Hau Mitakuyapi Carl Petersen Emaciapi Yelo (Hello everyone they call me Carl Petersen),
I’m asthmatic; I remember eating at the Diamond A when I was a kid. That memory goes like this: walking into to a cloud of smoke coughing out half my guts before I got to the booth where my family would sit, and trying to breathe as little as possible while I ate my chicken strips.
To try and help save future generations of asthmatic kids from that fate in 2010, when in seventh grade, I joined the Canli Coalition of CRST. That was nine years ago.
Four years ago, Ordinance 77, the CRST Smoke-Free Clean Air Act of 2015 became law, making it illegal to smoke in public places within the boundaries of the reservation. Now in 2019, those members of CRST, who prefer Big-Tobacco companies have no place on our reservation, are met with a new challenge.
I recently found out that JUUL, the largest vaping company in the U.S., is trying to make a deal with CRST to promote JUUL to the people of Cheyenne River.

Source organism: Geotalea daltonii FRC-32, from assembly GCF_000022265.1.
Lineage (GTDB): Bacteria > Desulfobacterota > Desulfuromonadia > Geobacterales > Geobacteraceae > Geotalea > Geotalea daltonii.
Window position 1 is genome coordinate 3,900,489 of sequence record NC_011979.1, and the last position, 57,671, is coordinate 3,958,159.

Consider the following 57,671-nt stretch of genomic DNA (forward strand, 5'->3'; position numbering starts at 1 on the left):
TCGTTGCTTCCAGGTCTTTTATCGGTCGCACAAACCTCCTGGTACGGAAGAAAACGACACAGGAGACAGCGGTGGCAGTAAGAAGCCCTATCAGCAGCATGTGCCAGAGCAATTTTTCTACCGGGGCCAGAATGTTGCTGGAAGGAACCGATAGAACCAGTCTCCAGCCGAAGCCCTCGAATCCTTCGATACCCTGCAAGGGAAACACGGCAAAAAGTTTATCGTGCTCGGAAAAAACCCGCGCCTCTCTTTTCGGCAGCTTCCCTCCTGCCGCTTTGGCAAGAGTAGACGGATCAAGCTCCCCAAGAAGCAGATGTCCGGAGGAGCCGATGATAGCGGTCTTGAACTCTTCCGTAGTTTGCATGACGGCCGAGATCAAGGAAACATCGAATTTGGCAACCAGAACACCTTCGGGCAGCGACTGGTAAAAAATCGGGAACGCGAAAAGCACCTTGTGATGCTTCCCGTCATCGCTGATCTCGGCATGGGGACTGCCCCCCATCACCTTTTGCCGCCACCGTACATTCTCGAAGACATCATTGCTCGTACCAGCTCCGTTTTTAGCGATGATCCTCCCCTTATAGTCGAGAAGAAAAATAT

I am vehemently opposed to the Cheyenne River Sioux Tribe working with JUUL, even if as a way to encourage tobacco users to quit their habits or under any circumstances. I feel this way because although JUUL claims to want to help people quit — and even if that is truly their intent — all our people would be doing is trading one addiction for another.
JUUL a 38-billion-dollar, for-profit company owned by Altria, the same company that also owns Marlboro. I will remind you Marlboro is a brand that has sent many of our venerable elders to an early grave via lung cancer and other ailments.
I don’t see how that company would have an incentive to help people quit. Why should our tribe help a company that has always used Native people as living piggy banks, not caring about our health, or anything other than profit?
In addition to all that, no hard evidence exists to suggest tobacco users who switch to JUULing will help them quit smoking tobacco. It is incredibly likely JUUL will fund the program just long enough to addict CRST members to their product and then disappear, pretending they were never here.
Given all that, I would urge any CRST Tribal Representatives reading this to NOT support the commodification of our people under the guise of relief from Tobacco Addiction. It is a scam.
If anyone else feels this way, please contact your Tribal Council Reps ASAP before they make another decision that could ultimately harm our people just as much if not more than it helps.
Wopila Tanka (Thank you).
CRST member District 4